|The first excerpt represents the element of Air. It speaks of mental influences and the process of thought, and is drawn from Frances Waldeaux by Rebecca Davis:
City ferryboat, but these North German Lloyd ships always
sail with a certain ceremony and solemnity. I like it."
"I always cross on them," said Dr. Watts. "I have but a
month's vacation--two weeks on board ship, two on land.
Now you, I suppose, don't have to count your days?
You cross every year. I can't see, for my part, what
business the assistant editor of a magazine has abroad."
"Oh, we make a specialty of articles from notorieties
over there; statesmen, scientific fellows, or people with
titles. I expect to capture a paper from Lorne and some
sketches by the Princess Beatrice this time."
|The second excerpt represents the element of Fire. It speaks of emotional influences and base passions, and is drawn from The Insidious Dr. Fu-Manchu by Sax Rohmer:
"You--and Dr. Petrie," she replied swiftly, "must enter first,
and bring out Aziz. Until he is safe--until he is out of that place--
you are to make no attempt upon--"
"Upon Dr. Fu-Manchu?" interrupted Weymouth; for Karamaneh
hesitated to pronounce the dreaded name, as she always did.
"But how can we be sure that there is no trap laid for us?"
The Scotland Yard man did not entirely share my confidence in the integrity
of this Eastern girl whom he knew to have been a creature of the Chinaman's.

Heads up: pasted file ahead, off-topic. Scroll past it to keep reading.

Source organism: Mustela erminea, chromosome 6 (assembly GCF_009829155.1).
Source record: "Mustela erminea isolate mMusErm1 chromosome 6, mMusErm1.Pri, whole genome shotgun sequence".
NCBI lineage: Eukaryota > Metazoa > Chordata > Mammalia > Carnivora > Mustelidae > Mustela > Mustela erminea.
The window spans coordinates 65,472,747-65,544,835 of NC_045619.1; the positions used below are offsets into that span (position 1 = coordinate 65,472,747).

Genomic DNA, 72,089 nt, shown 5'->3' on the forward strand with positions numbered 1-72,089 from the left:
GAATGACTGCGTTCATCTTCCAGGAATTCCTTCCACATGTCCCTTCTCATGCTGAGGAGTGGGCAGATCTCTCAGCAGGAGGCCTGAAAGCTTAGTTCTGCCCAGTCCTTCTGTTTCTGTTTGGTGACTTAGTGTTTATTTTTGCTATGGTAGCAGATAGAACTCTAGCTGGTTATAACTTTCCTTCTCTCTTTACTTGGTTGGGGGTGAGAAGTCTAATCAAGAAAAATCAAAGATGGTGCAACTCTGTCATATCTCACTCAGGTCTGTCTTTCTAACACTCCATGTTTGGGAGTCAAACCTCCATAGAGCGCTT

"Aziz lies in the private room," she explained eagerly, her old accent more
noticeable than usual. "There is only one of the Burmese men in the house,
and he--he dare not enter without orders!"
The Insidious Dr. Fu-Manchu
|The third excerpt represents the element of Water. It speaks of pure spiritual influences and feelings of love, and is drawn from Woman and Labour by Olive Schreiner:
in the foetal life, at birth, and through infancy though the organs of sex
serve to distinguish the male from the female, there is in the general
structure and working of the organism little or nothing to divide the
Even when puberty is reached, with its enormous development of sexual and
reproductive activity modifying those parts of the organism with which it
is concerned, and producing certain secondary sexual characteristics, there
yet remains the major extent of the human body and of physical function
little, or not at all, affected by sex modification. The eye, the ear, the
sense of touch, the general organs of nutrition and respiration and
volition are in the main identical, and often differ far more in persons of
|The fourth excerpt represents the element of Earth. It speaks of physical influences and the impact of the unseen on the visible world, and is drawn from Reason Discourse by Rene Descartes:
(for all this the geometers suppose to be in the object they contemplate),
I went over some of their simplest demonstrations. And, in the first
place, I observed, that the great certitude which by common consent is
accorded to these demonstrations, is founded solely upon this, that they
are clearly conceived in accordance with the rules I have already laid
down In the next place, I perceived that there was nothing at all in these
demonstrations which could assure me of the existence of their object:
thus, for example, supposing a triangle to be given, I distinctly
perceived that its three angles were necessarily equal to two right
angles, but I did not on that account perceive anything which could assure
me that any triangle existed: while, on the contrary, recurring to the